Paul Krugman on the Return of Depression Economics

Paul Krugman on learning from the Asian financial crisis.
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TRANSCRIPT

Paul Krugman: I’m Paul Krugman. I’m a professor of Economics and International Affairs at Princeton and Op-Ed columnist for the New York Times.

Question: Why did the fall of Lehman convince you we were returning to Depression Economics

Paul Krugman: Well, that was the point at which it became clear that the financial system was disrupted enough. I mean, basically all of the indicators went crazy that low interest rates, the normal things that you do to fight recession were just not going to work. I mean, I thought we were headed there for a while before, but after the fall of Lehman, all of a sudden, you know, interest rates basically went to zero and we were stuck.

Question: What should we learn from the Asian and Latin American crisis of the 90s?

Paul Krugman: Ah, well, I mean, first of all, we… For the United States, the closest parallel is Japan, in the ‘90s, and Japan, you know, when Japan did do [fiscal] stimulus, it worked. It helped. So, what we learned is that spending is a way at least to mitigate the effects of the slump. They didn’t really start to turn things around until they did a really thorough going bank rescue, putting a lot of capital in the banking systems, and that tells you what needs to be done. So, it’s, you know, it’s basically a lesson in what works and in not putting off, spending the big bucks. If they’d done in ‘92 what they ended up doing finally in ‘98, they might have had a much, it might have been a lost three or four years, not a lost decade.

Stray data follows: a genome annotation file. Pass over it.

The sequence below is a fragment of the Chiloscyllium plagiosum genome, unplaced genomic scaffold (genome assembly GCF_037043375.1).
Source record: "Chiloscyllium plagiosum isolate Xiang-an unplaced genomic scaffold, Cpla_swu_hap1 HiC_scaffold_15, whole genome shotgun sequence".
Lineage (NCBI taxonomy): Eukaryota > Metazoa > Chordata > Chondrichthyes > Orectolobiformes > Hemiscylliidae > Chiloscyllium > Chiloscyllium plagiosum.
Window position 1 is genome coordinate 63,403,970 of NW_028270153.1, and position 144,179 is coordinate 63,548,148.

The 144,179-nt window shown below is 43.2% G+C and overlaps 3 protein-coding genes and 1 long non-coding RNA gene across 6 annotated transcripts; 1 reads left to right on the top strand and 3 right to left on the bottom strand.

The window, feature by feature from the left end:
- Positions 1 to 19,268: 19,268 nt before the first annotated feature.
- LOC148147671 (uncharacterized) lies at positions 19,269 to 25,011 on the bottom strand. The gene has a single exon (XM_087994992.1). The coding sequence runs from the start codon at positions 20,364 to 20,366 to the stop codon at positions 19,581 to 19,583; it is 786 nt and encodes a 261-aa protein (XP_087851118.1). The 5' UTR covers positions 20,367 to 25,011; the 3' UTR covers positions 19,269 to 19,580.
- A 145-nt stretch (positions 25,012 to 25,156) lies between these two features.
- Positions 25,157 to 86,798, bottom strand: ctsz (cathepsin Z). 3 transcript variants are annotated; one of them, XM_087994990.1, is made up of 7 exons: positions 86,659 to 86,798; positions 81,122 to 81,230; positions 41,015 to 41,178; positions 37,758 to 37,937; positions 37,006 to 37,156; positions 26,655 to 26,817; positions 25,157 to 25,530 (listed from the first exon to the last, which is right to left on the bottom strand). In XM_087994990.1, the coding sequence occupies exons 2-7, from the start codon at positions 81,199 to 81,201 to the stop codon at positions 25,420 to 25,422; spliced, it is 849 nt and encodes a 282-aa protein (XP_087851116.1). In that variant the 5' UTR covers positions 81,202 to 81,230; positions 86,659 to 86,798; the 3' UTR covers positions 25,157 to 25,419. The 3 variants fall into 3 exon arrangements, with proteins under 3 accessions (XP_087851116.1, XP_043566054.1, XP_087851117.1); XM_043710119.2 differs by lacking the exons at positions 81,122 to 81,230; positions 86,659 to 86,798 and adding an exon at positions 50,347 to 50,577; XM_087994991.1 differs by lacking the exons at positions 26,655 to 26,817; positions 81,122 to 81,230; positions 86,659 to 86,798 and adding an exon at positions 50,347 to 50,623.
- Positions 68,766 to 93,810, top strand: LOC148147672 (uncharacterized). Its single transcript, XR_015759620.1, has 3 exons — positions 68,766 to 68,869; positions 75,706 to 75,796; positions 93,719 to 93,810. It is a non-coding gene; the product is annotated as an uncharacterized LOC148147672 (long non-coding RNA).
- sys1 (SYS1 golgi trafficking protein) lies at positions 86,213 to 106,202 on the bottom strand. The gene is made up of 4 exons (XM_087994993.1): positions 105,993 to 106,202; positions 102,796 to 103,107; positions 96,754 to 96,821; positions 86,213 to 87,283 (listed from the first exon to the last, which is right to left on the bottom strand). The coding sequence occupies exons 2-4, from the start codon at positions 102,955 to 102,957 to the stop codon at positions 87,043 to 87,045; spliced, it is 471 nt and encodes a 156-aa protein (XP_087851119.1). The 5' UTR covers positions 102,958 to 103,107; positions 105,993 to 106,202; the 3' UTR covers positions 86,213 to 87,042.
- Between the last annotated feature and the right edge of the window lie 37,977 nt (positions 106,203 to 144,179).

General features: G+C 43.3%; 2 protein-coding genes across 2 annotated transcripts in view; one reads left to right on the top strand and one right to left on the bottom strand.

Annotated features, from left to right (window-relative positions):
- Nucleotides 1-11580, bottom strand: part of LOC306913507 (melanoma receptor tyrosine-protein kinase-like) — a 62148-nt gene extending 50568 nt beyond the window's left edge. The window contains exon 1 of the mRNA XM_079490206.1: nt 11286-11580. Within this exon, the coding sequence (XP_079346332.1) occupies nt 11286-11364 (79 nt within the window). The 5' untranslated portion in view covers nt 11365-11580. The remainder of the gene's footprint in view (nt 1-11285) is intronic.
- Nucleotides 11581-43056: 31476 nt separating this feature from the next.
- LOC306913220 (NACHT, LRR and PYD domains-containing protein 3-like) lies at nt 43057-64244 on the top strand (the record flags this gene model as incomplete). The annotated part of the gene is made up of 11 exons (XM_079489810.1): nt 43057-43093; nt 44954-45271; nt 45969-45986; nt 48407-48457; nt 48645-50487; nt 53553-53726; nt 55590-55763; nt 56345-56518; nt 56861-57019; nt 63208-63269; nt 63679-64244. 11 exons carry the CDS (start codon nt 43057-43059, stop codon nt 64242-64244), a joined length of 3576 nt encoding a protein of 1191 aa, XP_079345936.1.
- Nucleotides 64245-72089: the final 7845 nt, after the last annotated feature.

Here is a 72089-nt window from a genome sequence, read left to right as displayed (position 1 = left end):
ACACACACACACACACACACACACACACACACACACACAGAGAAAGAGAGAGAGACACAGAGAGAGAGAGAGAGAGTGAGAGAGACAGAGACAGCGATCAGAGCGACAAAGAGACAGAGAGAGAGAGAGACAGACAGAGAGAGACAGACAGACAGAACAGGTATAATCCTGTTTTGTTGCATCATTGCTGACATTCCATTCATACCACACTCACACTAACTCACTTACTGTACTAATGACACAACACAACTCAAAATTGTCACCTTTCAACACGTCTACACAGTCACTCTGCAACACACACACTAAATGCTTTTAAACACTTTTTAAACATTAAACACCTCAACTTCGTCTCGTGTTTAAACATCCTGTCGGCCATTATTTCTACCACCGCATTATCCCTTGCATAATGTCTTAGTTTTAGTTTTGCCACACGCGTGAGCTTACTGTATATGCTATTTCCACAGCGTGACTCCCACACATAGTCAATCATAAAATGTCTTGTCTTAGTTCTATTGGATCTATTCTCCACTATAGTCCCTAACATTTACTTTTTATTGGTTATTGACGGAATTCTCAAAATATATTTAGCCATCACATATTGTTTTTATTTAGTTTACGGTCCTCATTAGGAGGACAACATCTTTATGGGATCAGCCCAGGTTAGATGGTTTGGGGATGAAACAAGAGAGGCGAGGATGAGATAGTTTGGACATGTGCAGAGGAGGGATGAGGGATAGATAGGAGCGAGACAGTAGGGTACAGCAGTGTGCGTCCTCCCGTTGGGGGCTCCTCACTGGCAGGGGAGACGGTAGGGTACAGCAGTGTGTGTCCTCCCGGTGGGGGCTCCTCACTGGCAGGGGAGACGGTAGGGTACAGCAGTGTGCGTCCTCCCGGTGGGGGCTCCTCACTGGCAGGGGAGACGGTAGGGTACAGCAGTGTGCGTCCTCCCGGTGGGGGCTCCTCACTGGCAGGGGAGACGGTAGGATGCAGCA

Question: What did Japan do in 1998?

Paul Krugman: Well, ’98, they said to the banks, you have to recognize your bad loans, you have to be sort of honest about where you are, and in return they put in about $500 billion, which, considering their economy, was only about the quarter of the size in dollar terms of what ours is now. It’s equivalent of a $2 trillion bank capital injection, and at that point things loosened up some. So, it was… You know, it was along the lines of what we’re doing now, but much bigger.

Question: Why do you hope people read this book?

Paul Krugman: Well, I think anyone who’s trying to, you know, understand what’s going on out there needs to read it. Anyone who wants to think about policy, because part of the moral here is that we are in a different universe for economic policy. The normal rules do not apply as long as depression economics prevails, and, you know, I think it’s, I hope it’s worth something to business people trying to figure out what they’ve been, what they should be doing next, and, gee, it’s… I think it’s a fascinating story, you know, just aside from everything else. If, you know, I’m horrified, I’m scared, I’m also just professionally awed and fascinated by what’s going on, you know? Every macro economist, which is half of these macro economists, every macro economist sort of has a lingering desire to live through the Great, the early stages of the Great Depression, to know what it was like, and here we are.